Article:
We also find a Narrative of a recent Imprisonment in China after the wreck of the Kite, by John Lee Scott, one of the sufferers, 'which gives some new insight into " Chinese manners and customs.

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si MR. MURCHISON'S SECOND SURVEY,—All the details of this interesting survey, with full illustrations of the organic remains, mineral structure, and physical features of the country, will As soon as possible be laid before the Geological Society, and be reported at length in our columns. A short sketch, written at Moscow, near the close of the journey, dated 8th October, 1841, and addressed to M. Fischer de Waldheim, the president of the Society of Naturalists of that metropolis, has been translated by the writer, Mr. Murchison, and published in the Philosophical Magazine for the present month : whence were we not to transfer the concluding portion of the sketch, we should neglect the gratification of our geological readers. It describes a discovery in central Russia; and is thus given in the words of the president of the Geological Society of London.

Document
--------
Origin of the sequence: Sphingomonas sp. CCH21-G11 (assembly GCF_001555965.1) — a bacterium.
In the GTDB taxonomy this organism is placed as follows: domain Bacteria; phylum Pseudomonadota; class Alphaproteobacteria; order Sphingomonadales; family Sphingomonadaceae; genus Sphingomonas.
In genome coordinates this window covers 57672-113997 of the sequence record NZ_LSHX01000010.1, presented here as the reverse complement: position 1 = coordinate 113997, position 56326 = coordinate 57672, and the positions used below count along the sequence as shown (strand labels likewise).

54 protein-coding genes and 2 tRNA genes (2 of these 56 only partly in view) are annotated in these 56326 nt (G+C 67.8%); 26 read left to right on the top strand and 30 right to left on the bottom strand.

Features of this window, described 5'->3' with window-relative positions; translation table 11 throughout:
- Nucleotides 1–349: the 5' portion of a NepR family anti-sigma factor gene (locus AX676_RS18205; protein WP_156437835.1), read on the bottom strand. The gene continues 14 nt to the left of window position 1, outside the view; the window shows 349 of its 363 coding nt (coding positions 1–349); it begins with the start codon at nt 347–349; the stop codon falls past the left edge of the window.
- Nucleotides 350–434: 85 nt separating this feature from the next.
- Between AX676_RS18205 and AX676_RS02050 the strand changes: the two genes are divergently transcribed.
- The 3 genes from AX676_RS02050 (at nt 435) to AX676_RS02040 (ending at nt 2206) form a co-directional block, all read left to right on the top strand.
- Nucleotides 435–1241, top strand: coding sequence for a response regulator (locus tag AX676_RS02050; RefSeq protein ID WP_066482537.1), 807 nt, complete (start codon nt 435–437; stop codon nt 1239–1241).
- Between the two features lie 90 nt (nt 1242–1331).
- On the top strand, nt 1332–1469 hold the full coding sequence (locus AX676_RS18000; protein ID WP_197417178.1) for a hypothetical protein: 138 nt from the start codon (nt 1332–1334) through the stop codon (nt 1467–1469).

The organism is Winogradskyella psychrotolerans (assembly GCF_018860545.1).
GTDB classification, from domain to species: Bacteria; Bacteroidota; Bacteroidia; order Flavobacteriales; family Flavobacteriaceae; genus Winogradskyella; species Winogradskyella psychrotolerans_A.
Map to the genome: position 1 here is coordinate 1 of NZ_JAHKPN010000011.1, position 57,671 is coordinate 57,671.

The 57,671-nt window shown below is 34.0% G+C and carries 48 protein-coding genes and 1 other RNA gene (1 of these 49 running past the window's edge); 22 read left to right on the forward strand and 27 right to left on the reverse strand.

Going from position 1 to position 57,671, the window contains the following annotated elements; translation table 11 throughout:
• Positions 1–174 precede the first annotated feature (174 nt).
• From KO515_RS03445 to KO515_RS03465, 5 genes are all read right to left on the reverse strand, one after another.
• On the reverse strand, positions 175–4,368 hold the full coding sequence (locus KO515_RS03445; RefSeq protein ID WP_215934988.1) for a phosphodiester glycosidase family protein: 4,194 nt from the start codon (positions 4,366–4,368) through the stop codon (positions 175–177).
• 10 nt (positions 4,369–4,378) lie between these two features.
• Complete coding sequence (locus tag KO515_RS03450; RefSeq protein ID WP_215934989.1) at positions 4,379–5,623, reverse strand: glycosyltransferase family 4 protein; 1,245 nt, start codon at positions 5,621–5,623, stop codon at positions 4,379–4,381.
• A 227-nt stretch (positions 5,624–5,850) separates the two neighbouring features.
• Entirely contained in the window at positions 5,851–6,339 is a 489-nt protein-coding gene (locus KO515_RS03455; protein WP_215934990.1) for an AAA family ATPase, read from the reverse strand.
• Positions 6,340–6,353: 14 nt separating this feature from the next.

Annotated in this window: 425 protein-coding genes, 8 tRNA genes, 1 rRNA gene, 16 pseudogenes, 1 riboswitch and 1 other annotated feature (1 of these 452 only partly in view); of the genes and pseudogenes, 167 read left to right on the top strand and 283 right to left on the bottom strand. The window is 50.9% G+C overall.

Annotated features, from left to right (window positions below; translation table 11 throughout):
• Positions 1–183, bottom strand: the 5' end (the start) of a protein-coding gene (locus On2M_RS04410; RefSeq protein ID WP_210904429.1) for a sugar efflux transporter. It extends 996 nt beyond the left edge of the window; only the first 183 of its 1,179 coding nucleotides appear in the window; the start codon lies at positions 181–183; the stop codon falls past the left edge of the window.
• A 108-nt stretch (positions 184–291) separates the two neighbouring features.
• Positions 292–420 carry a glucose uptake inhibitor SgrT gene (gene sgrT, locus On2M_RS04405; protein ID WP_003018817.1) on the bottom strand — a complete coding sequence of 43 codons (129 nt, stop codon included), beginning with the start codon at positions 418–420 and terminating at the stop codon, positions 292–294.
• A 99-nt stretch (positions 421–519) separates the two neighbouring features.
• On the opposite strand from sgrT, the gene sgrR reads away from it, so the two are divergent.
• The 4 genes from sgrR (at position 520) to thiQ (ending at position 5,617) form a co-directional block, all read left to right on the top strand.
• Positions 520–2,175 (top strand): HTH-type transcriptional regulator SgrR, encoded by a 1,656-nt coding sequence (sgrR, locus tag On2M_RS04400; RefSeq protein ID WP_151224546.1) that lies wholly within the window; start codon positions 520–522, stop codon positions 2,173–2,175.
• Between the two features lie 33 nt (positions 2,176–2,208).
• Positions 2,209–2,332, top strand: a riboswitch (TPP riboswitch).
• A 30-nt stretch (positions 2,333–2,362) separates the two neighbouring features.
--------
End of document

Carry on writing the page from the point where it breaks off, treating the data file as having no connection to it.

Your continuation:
« In concluding, however, I must tell you of a very interesting discovery we made in returning from Taganrog to Petersburgh. Count Keyserling took the line of Voroneje and the Don, and Mr. de Verneuil and myself that of Koursk, Orel, and the river Oka; and on meeting at Moscow our results completely agreed. It was, as you know, generally be